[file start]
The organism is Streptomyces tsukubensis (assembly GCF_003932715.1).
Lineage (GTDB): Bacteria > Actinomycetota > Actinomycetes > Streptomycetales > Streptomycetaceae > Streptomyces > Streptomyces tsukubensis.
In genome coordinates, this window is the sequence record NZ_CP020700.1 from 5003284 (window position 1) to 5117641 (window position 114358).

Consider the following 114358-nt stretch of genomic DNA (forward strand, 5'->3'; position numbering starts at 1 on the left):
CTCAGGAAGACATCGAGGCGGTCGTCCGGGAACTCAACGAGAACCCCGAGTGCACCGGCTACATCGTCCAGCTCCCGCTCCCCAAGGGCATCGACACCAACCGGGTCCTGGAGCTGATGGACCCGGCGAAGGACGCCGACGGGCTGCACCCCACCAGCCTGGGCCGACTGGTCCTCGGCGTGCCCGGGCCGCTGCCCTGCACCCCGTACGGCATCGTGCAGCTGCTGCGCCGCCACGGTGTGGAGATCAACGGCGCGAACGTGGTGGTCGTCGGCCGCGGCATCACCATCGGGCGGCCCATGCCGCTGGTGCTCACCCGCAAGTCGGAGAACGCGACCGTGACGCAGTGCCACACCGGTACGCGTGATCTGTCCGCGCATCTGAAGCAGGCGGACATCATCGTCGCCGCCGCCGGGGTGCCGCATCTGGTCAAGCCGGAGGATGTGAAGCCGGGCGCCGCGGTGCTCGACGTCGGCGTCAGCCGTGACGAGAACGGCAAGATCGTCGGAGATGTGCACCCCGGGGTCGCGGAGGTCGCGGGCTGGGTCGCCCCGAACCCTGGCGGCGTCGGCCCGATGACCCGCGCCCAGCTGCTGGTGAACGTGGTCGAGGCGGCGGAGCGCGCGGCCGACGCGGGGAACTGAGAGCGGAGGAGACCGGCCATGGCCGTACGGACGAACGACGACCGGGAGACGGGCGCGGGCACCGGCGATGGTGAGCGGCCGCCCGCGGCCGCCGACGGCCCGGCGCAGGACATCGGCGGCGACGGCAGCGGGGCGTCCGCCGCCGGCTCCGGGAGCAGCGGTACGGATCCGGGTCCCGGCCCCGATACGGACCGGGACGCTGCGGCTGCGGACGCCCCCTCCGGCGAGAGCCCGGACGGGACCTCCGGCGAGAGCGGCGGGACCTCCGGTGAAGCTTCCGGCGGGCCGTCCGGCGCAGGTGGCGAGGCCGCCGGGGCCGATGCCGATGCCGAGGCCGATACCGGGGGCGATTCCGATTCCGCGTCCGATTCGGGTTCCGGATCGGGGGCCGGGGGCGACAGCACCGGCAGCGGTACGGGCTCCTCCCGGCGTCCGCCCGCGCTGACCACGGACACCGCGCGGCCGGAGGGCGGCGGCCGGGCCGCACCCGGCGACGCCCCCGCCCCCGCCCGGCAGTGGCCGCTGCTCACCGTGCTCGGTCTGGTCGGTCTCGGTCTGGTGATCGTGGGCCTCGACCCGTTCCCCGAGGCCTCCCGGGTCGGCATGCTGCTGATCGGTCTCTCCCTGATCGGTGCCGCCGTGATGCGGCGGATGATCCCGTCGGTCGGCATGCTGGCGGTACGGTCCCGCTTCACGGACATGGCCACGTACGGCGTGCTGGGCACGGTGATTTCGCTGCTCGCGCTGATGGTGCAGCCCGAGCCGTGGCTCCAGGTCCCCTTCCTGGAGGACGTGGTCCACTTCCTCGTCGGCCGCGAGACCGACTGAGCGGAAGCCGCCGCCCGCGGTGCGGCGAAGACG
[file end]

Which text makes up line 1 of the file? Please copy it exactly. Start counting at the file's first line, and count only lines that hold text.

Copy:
The organism is Streptomyces tsukubensis (assembly GCF_003932715.1).